* STOXX 600 index up 0.2 pct
* Adidas top gainer on earnings optimism
* Well received updates lift CHR, Persimmon
* But energy stocks weigh as oil drops
(Writes through, adds details, closing prices)
By Danilo Masoni
MILAN, July 5 (Reuters) – European shares rose on Wednesday
at the end of a volatile session with gains among consumer
stocks, led by Adidas on optimism over its upcoming
A renewed slide in oil prices kept a lid on the increase,
with the pan-European STOXX 600 index ending up 0.2
percent while the euro zone blue chip index closed
The top gainer on the STOXX was CHR Hansen after
the food ingredients maker beat third-quarter profit forecasts
and raised its revenue growth guidance.
Adidas was the second biggest, up 4.9 percent as brokers
sounded upbeat ahead of the sporting goods group’s earnings
release next month.
While DZ Bank added the stock to its long list expecting
strong numbers in Western Europe and China, HSBC said Adidas was
likely to increase its outlook, upgrading it to “buy”.
“We believe the sales growth story and associated margin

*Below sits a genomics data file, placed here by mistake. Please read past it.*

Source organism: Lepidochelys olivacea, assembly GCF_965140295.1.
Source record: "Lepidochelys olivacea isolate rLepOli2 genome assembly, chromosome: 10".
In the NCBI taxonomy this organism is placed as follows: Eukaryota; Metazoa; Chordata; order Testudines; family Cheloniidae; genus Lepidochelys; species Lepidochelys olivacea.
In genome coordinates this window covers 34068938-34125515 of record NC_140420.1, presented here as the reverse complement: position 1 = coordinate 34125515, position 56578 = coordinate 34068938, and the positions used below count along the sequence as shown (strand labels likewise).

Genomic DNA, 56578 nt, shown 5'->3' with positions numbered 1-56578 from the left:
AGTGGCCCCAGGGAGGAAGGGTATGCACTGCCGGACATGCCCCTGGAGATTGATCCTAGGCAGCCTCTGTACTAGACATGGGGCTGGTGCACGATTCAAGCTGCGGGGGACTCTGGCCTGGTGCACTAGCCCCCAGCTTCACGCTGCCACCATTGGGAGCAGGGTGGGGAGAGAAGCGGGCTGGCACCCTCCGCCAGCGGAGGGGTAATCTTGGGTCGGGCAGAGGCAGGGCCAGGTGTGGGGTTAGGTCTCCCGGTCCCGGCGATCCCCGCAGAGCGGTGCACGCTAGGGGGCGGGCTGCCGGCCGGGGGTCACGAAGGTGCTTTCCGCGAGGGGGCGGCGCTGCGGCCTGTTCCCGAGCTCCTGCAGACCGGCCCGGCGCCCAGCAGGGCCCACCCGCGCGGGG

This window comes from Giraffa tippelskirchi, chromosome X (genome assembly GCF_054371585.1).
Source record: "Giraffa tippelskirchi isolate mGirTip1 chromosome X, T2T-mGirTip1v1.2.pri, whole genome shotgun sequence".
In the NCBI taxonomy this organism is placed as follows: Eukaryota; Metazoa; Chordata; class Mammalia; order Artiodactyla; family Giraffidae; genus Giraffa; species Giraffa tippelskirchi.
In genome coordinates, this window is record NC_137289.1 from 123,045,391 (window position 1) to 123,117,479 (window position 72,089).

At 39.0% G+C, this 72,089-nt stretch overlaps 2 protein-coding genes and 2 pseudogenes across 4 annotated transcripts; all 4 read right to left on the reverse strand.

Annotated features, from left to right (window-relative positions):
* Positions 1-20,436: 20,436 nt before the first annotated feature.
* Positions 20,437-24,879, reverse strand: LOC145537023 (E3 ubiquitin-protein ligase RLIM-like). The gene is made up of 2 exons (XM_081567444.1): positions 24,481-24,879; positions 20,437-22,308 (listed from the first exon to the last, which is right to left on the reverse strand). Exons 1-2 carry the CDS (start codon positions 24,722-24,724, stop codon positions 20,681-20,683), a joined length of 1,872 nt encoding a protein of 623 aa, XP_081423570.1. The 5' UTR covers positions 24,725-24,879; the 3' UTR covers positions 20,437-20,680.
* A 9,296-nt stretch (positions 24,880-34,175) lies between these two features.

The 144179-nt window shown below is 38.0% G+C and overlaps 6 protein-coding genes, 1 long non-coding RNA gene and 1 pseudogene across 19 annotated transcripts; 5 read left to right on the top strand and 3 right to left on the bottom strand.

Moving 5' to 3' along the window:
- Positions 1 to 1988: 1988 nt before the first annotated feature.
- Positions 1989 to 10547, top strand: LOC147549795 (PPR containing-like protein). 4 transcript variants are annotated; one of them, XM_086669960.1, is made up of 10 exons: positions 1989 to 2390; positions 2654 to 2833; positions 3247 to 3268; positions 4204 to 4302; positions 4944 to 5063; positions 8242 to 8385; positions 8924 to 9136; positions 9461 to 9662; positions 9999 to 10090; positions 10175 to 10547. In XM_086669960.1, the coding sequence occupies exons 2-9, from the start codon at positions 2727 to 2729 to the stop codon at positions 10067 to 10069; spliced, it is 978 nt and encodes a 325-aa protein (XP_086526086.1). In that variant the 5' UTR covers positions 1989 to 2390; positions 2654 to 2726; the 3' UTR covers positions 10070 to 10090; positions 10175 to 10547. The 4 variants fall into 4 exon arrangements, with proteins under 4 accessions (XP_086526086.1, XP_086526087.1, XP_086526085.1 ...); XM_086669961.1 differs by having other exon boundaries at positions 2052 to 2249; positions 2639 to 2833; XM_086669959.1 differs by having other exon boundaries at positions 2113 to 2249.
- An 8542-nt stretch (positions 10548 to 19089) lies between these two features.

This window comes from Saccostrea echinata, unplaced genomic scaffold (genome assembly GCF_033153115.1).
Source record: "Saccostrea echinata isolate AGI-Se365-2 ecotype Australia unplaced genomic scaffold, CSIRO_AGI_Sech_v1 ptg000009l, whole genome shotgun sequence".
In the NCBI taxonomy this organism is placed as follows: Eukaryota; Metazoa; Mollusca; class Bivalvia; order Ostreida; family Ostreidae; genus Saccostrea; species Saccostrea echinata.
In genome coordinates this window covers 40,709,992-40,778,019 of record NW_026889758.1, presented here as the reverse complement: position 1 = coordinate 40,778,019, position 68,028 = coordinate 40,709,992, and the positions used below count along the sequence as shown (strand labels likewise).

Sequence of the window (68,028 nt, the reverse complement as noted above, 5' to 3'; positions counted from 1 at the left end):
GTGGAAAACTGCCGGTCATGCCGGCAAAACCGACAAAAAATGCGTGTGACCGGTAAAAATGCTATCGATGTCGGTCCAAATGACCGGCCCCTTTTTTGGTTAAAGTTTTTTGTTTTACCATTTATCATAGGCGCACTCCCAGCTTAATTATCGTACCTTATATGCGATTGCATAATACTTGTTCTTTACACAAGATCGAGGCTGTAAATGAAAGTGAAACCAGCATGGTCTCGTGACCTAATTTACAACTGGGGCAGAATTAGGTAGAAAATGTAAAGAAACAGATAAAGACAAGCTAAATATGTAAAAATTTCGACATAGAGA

expansion plan make this stock a very visible compounder,” HSBC
analysts said in a note.
In London, housebuilder Persimmon jumped 2.4 percent
after it reported a 7 percent rise in first-half sales.
Oil prices retreated 3 percent, ending their longest bull
run in more than five years as rising OPEC exports and a
stronger dollar turned sentiment more bearish.
That hurt energy stocks, the biggest sectoral faller
in Europe this year, which fell 1.4 percent, wiping most points
off the STOXX index.
Miners, which also find support when oil prices
rise, ended up 0.2 percent, paring earlier gains that were
helped by a Credit Suisse sector upgrade to “overweight”.
Top faller in Europe was Worldpay, down 8.8 percent
after U.S. credit card processor Vantiv agreed to buy
the British payment company for 7.7 billion pounds.
In the previous session the stock soared nearly 30 percent
after news of rival approaches from Vantiv and JPMorgan,
which said on Wednesday it did not plan to make a counter bid.
Interest rate-sensitive utilities were another weak
spot, down 0.7 percent.
A rise in interest rates has been a focus for markets since
central banks hinted at a possible tightening in monetary
policy, with higher bond yields making high dividend-paying
stocks like utilities less attractive.
(Reporting by Danilo Masoni and Kit Rees; editing by John